It’s amazing how often we assume our requests can be heard while ignoring the capacity of others to listen to what we’re asking. Some examples:
You made a request by email
If your recipient didn’t read it, didn’t see it, or is overwhelmed by emails and messages, as so many people are, you probably don’t have a listener, no matter how many times you insist that you’ve asked, or how sure you are that they should have read what you said.
You asked at a time when the other person couldn’t pay attention
If they’re busy, anxious, fearful, or distracted, then just because you’ve spoken, again, doesn’t mean you have a listener. Even asking someone face to face who is distracted this way does not guarantee they have any capacity to hear you.
You assumed the other person should be interested in what you have to say simply because of who you are
Your seniority, fame, position of authority, sense of yourself as interesting or important are no guarantee anyone is listening. Neither is being a parent or a partner or the boss. Assuming you do is a route to many difficulties.
Can you think of times you might have asked when there’s no listener available, even if the request seems obvious to you? And if so, what might you do to make it possible for people to genuinely hear you?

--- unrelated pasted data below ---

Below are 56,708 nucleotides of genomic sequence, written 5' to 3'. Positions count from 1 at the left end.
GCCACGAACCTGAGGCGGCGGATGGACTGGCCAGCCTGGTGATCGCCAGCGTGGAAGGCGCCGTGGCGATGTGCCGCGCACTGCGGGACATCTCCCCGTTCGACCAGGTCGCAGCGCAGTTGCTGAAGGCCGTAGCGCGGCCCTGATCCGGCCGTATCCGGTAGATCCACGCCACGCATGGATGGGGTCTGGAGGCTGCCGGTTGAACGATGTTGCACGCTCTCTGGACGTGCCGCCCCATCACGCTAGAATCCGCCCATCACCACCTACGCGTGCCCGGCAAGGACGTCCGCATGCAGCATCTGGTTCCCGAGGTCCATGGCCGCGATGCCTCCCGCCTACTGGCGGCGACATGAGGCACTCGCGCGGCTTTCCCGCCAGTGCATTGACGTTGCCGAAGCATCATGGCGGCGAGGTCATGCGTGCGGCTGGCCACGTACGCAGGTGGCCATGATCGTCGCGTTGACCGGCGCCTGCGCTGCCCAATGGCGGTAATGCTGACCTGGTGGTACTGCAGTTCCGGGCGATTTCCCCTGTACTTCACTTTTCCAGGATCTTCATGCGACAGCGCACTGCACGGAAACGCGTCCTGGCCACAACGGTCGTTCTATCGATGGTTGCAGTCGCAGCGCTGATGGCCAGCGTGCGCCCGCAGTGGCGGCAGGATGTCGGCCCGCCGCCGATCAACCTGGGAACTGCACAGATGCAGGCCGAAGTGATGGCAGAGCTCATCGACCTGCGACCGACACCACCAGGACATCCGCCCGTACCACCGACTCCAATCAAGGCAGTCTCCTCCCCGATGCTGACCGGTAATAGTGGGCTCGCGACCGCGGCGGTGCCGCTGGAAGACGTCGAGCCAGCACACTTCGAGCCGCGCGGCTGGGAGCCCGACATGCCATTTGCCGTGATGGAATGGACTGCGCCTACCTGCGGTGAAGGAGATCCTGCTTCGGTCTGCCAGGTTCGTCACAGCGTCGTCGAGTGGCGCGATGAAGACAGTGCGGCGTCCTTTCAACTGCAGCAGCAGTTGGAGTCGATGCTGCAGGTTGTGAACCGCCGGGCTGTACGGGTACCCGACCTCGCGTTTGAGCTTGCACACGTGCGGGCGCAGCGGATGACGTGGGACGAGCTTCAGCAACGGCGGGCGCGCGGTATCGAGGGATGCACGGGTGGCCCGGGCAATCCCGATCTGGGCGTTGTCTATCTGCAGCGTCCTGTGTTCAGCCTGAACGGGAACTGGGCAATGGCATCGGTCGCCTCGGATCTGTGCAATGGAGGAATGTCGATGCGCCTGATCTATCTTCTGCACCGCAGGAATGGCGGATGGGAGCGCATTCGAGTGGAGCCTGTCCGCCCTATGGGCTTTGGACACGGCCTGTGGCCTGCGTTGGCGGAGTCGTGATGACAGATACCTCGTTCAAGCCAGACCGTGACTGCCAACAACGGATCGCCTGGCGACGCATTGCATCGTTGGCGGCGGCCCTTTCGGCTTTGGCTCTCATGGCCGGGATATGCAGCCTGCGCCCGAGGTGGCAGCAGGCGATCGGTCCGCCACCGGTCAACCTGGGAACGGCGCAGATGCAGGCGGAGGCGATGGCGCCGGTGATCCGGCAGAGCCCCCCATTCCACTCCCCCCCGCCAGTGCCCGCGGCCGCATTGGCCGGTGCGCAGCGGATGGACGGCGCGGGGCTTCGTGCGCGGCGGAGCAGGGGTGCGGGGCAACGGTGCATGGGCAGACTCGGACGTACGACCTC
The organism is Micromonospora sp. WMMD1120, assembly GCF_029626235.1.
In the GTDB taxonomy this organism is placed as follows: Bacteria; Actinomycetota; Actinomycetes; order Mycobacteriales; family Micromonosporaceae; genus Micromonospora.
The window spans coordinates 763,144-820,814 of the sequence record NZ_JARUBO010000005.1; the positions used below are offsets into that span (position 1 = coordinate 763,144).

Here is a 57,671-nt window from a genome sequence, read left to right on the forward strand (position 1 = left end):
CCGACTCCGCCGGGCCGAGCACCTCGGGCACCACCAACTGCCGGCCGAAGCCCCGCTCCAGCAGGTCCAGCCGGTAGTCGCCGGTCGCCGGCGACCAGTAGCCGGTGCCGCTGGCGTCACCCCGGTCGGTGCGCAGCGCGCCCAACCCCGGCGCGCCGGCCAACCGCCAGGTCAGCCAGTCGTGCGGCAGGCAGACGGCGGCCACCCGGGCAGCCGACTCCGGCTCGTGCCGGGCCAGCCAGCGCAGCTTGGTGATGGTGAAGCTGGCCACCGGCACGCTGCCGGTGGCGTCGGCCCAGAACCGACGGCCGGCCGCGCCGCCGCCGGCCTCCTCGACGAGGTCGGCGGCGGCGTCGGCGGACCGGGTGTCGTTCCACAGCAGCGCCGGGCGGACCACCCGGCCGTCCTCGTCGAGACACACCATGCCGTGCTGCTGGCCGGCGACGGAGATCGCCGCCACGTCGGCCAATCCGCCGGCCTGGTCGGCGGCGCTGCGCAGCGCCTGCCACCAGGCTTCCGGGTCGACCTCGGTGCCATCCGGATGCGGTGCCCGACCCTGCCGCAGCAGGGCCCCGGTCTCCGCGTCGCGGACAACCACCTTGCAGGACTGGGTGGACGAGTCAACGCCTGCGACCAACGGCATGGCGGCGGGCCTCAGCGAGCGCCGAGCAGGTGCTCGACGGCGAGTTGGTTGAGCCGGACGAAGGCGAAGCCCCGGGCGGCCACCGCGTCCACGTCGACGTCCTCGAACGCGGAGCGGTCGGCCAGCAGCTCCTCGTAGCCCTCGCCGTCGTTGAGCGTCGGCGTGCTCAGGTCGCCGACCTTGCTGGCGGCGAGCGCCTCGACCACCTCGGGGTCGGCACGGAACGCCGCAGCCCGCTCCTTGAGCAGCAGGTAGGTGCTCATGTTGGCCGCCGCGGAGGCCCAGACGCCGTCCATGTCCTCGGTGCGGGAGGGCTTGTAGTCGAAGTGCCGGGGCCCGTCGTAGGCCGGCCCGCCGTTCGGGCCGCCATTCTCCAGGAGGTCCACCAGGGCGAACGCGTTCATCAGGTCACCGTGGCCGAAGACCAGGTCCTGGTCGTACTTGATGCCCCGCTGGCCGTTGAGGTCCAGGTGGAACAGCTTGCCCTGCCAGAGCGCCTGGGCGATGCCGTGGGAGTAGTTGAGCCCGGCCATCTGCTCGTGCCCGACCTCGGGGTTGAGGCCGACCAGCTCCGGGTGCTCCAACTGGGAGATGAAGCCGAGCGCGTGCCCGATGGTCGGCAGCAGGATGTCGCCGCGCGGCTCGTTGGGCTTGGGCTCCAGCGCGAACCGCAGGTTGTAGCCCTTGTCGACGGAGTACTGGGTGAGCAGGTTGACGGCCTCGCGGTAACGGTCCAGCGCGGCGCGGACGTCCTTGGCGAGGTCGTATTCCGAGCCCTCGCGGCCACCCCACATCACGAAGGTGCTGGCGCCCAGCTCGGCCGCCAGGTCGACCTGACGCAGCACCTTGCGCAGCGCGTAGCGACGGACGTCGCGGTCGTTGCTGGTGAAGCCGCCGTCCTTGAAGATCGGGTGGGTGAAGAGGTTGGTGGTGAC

You might need to think about timing, place, tone and the medium through which you make your request, as well as the mood of your request (sincerity, cynicism, frustration). All of these will have an impact on others’ capacity to listen.
If you find yourself thinking “I’ve asked them time and time again, but nothing ever seems to happen” you might well still be assuming you have a listener when you don’t.
And now you have a place where you can look to resolve your difficulty.
You can read lots more from senior faculty member Justin Wise on his blog.
Take up a rigorous study of speaking and listening in Masterful Conversations, a three-day workshop happening in San Francisco and the DC Metro Area in the spring.Share:
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